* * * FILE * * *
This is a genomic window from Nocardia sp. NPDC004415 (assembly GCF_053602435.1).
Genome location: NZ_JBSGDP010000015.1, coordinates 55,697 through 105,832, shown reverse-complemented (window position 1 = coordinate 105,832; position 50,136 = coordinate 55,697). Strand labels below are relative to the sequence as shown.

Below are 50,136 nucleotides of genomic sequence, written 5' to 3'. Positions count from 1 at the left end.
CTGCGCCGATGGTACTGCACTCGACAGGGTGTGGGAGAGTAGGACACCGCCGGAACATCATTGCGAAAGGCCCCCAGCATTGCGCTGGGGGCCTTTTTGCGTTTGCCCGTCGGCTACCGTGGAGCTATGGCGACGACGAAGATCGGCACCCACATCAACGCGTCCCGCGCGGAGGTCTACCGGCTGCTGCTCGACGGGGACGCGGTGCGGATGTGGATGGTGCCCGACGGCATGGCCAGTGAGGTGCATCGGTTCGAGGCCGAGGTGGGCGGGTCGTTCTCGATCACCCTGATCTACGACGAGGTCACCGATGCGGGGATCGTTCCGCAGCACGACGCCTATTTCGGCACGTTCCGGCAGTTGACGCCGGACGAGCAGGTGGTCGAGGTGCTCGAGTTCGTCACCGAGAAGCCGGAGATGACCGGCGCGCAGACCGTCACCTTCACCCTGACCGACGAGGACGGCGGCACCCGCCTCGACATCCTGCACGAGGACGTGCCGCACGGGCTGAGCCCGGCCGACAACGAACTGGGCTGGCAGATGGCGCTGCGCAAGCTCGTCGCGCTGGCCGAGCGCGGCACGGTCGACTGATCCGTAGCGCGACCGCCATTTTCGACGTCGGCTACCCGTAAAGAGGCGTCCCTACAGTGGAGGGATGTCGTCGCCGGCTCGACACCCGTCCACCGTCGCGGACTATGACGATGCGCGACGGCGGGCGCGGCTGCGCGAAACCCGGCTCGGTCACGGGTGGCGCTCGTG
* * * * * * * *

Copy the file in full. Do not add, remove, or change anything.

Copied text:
This is a genomic window from Nocardia sp. NPDC004415 (assembly GCF_053602435.1).
Genome location: NZ_JBSGDP010000015.1, coordinates 55,697 through 105,832, shown reverse-complemented (window position 1 = coordinate 105,832; position 50,136 = coordinate 55,697). Strand labels below are relative to the sequence as shown.

Below are 50,136 nucleotides of genomic sequence, written 5' to 3'. Positions count from 1 at the left end.
CTGCGCCGATGGTACTGCACTCGACAGGGTGTGGGAGAGTAGGACACCGCCGGAACATCATTGCGAAAGGCCCCCAGCATTGCGCTGGGGGCCTTTTTGCGTTTGCCCGTCGGCTACCGTGGAGCTATGGCGACGACGAAGATCGGCACCCACATCAACGCGTCCCGCGCGGAGGTCTACCGGCTGCTGCTCGACGGGGACGCGGTGCGGATGTGGATGGTGCCCGACGGCATGGCCAGTGAGGTGCATCGGTTCGAGGCCGAGGTGGGCGGGTCGTTCTCGATCACCCTGATCTACGACGAGGTCACCGATGCGGGGATCGTTCCGCAGCACGACGCCTATTTCGGCACGTTCCGGCAGTTGACGCCGGACGAGCAGGTGGTCGAGGTGCTCGAGTTCGTCACCGAGAAGCCGGAGATGACCGGCGCGCAGACCGTCACCTTCACCCTGACCGACGAGGACGGCGGCACCCGCCTCGACATCCTGCACGAGGACGTGCCGCACGGGCTGAGCCCGGCCGACAACGAACTGGGCTGGCAGATGGCGCTGCGCAAGCTCGTCGCGCTGGCCGAGCGCGGCACGGTCGACTGATCCGTAGCGCGACCGCCATTTTCGACGTCGGCTACCCGTAAAGAGGCGTCCCTACAGTGGAGGGATGTCGTCGCCGGCTCGACACCCGTCCACCGTCGCGGACTATGACGATGCGCGACGGCGGGCGCGGCTGCGCGAAACCCGGCTCGGTCACGGGTGGCGCTCGTG